Depression certainly has its symptoms and indicators, but what if there was a more advanced way to identify it? Over as the esteemed Massachusetts college MIT, researchers have been testing an artificial intelligence system that may be able to flag warning signs based on the way that we communicate.
This groundbreaking research actually analyzes speech and text messages to see if certain patterns appear that may indicate depression. Incorporating the use of a neural network model; the A.I. listens to (or reads) conversations, then provides a diagnosis. Interestingly, no direct questions or answers are necessary. For this to work, people just need to carry out regular conversations.
“We call it ‘context-free’ because you’re not putting any constraints into the types of questions you’re looking for and the type of responses to those questions,” MIT analyst Tuka Alhanai explained. “If you want to deploy [depression-detection] models in a scalable way… you want to minimize the amount of constraints you have on the data you’re using. You want to deploy it in any regular conversation and have the model pick up, from the natural interaction, the state of the individual.”
Trigger points that may lead to a depression diagnosis include longer pauses between words or a slower pattern of speech. When it comes to texting, words like “low,” “sad” or “down” raise the red flags. Patterns are sought out as well, indicating that these types of behaviors happen regularly when a particular person is having a long dialogue.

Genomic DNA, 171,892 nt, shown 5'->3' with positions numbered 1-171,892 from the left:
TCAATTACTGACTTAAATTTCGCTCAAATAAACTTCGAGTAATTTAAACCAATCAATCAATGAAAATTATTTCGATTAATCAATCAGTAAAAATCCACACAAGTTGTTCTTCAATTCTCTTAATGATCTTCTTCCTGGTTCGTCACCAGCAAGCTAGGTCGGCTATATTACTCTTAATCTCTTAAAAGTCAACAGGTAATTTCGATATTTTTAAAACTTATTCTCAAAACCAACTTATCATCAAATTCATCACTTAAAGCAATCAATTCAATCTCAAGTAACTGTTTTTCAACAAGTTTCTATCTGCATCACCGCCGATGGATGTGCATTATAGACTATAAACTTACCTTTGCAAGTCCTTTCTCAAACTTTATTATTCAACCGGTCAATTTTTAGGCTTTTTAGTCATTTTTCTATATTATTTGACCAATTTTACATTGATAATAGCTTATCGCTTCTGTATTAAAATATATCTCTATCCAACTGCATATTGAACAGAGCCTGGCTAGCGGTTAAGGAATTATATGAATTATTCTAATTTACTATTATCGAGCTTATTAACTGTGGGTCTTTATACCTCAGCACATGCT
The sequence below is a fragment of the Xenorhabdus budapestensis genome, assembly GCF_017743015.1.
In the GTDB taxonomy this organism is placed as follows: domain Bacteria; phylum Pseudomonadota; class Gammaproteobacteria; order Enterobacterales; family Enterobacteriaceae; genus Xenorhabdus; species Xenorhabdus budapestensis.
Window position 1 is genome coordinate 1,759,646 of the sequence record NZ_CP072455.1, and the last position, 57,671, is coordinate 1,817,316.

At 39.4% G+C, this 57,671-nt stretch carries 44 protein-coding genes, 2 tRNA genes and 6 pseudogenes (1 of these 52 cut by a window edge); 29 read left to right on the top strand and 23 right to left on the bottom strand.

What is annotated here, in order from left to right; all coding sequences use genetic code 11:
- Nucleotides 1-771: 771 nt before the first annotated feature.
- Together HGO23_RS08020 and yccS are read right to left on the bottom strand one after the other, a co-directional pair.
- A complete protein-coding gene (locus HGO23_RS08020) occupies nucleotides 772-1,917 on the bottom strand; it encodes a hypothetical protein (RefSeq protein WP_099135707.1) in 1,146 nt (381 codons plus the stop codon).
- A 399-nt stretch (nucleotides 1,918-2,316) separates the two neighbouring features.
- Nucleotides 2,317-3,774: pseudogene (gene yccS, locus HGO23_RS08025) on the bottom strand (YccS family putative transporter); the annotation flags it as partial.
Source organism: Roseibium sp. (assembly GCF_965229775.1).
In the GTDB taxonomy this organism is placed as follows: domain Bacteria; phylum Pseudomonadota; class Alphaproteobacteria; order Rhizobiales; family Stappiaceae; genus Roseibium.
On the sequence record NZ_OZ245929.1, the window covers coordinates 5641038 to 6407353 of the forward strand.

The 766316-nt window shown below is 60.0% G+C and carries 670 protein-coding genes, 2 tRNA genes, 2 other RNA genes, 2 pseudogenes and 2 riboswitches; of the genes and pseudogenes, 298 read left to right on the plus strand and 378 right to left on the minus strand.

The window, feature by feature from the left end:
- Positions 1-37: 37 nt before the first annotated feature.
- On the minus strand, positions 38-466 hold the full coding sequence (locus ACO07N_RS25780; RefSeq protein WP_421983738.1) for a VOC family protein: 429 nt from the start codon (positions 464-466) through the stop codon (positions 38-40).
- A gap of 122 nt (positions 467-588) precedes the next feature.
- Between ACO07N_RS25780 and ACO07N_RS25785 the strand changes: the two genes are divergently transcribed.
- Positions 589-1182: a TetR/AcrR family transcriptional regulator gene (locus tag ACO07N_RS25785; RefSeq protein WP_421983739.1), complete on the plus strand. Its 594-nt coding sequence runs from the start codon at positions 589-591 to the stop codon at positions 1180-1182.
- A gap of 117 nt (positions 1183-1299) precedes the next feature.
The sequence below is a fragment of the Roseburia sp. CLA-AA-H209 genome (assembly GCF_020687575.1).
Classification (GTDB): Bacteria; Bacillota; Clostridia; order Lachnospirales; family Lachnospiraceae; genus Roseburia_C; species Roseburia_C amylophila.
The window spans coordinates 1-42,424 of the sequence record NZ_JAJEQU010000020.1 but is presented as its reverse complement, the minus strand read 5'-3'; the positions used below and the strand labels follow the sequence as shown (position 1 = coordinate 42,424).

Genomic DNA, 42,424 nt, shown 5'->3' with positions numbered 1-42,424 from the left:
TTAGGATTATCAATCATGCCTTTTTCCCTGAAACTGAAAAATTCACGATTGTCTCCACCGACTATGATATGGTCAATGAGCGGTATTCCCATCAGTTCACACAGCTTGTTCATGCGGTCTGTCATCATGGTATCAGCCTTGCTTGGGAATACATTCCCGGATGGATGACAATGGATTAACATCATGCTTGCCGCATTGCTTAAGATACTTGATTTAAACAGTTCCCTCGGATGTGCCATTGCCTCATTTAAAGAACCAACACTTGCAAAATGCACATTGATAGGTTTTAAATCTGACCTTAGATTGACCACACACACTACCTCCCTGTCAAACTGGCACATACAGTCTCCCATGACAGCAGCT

“The model sees sequences of words or speaking style, and determines that these patterns are more likely to be seen in people who are depressed or not depressed,” Alhanai added. “Then, if it sees the same sequences in new subjects, it can predict if they’re depressed too.”
Though it’s still in the testing phase, Alhanai has high hopes for making these A.I. programs more available. He did not rule out the possibility of turning this tool into a Smartphone app that can be used for voice recordings and alerts. He also foresees doctors and counselors using it for their own professional assessments.
One other interesting stat mentioned in the article was the fact that 37 percent of people suffering from depression in the U.S. continue to go undiagnosed. And as we all know, these types of dark feelings can be a gateway to addiction, self-harm or even suicide. Let’s hope this future tech can decrease that number.